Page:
In the mid-1970s, the outlook for food supplies around the world was grim. There were talks of “food triage” — food-rich countries would decide which food-poor countries should get food, thereby dooming the rest to death. At that point, famines in Bangladesh and Ethiopia had killed hundreds of thousands of people, and countries such as India and Pakistan were teetering on the brink.
Fast forward to today: Hunger and malnutrition still exist, but not nearly on the same scale. Bangladesh and Ethiopia have halved the prevalence of hunger in their countries in the past 15 years. Indeed, the drastic progress humanity has made in ensuring food security and nutrition makes the thought of a food triage something out of a dystopian movie. How did this happen?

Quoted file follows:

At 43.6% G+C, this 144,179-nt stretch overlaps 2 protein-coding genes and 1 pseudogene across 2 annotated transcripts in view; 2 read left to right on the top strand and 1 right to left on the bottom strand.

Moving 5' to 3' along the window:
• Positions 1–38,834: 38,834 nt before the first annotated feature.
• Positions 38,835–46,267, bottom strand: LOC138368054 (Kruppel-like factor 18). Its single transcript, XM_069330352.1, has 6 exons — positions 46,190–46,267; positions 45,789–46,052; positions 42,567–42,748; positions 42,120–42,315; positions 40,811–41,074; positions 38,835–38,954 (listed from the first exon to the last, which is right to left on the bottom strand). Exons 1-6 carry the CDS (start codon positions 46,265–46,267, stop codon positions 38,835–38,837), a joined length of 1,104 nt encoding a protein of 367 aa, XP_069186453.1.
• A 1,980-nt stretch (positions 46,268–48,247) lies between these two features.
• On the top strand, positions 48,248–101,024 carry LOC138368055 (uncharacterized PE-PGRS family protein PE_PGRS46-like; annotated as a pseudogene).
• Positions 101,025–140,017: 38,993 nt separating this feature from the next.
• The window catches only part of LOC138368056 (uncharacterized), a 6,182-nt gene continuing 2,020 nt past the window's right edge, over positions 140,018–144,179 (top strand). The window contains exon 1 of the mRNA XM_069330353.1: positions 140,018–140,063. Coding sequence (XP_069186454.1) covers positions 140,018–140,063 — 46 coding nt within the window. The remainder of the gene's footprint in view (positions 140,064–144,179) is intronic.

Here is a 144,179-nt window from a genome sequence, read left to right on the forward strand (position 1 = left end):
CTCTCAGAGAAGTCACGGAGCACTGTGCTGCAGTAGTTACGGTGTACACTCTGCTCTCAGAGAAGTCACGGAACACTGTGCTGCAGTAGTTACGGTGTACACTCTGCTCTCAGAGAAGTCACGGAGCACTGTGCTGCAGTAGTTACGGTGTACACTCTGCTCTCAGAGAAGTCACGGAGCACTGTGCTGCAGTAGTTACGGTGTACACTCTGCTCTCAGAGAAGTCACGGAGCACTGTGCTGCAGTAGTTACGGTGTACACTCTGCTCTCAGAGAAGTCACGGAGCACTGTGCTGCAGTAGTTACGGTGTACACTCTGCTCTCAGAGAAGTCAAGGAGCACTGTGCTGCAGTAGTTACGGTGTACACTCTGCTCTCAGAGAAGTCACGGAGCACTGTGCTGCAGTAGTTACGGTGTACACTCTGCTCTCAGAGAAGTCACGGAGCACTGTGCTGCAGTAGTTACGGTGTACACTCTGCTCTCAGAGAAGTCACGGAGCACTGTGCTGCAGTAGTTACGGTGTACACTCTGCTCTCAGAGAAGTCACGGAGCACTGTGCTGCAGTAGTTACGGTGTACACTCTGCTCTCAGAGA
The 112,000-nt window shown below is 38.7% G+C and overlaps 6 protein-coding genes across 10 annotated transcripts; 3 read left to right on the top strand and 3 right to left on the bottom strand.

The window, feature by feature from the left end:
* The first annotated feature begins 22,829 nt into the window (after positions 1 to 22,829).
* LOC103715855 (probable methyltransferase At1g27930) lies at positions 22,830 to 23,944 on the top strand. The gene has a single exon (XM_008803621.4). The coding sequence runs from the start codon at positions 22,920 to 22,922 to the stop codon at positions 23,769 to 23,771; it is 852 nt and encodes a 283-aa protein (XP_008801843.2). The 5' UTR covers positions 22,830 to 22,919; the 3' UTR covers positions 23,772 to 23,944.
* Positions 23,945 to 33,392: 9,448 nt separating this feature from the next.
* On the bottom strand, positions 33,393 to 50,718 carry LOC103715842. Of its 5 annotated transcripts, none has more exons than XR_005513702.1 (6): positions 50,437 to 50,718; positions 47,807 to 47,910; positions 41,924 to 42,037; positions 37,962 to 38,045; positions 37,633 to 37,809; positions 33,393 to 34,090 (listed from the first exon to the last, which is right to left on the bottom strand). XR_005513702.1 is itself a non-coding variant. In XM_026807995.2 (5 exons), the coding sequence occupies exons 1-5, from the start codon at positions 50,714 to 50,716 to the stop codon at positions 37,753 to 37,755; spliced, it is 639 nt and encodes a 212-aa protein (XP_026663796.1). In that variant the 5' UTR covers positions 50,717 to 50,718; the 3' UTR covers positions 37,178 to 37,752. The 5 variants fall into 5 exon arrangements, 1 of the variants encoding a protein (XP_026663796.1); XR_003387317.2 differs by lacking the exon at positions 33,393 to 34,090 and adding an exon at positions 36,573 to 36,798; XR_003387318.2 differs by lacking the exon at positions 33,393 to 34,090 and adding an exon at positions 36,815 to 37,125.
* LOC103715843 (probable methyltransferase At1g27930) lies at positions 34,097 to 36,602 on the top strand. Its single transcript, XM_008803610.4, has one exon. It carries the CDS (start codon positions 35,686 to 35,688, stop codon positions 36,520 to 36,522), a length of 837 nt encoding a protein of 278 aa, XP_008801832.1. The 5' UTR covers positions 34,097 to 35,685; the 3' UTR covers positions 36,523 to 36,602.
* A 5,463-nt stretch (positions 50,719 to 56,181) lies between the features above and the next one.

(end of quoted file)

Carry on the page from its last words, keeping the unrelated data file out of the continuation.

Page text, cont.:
There are many actors who’ve played significant parts, including Norman Borlaug, father of the Green Revolution and Amartya Sen, who helped understand the structural and political drivers of famines. One of the key roles behind the scenes was that of evidence-based food policy research, which helped guide decision making in a way that changed the food security and nutrition landscape for many countries.
Food policy research generates the evidence behind decisions to help ensure that all people have access to safe, sufficient, nutritious, and sustainably grown food. It also provides policy options to distribute scarce resources, such as food, land, and water. Food policy research also looks at sectors beyond agriculture to better pursue the goal of a hunger- and malnutrition-free world.
Read full, original article: From Famine to Feast in Forty Years: Policy Matters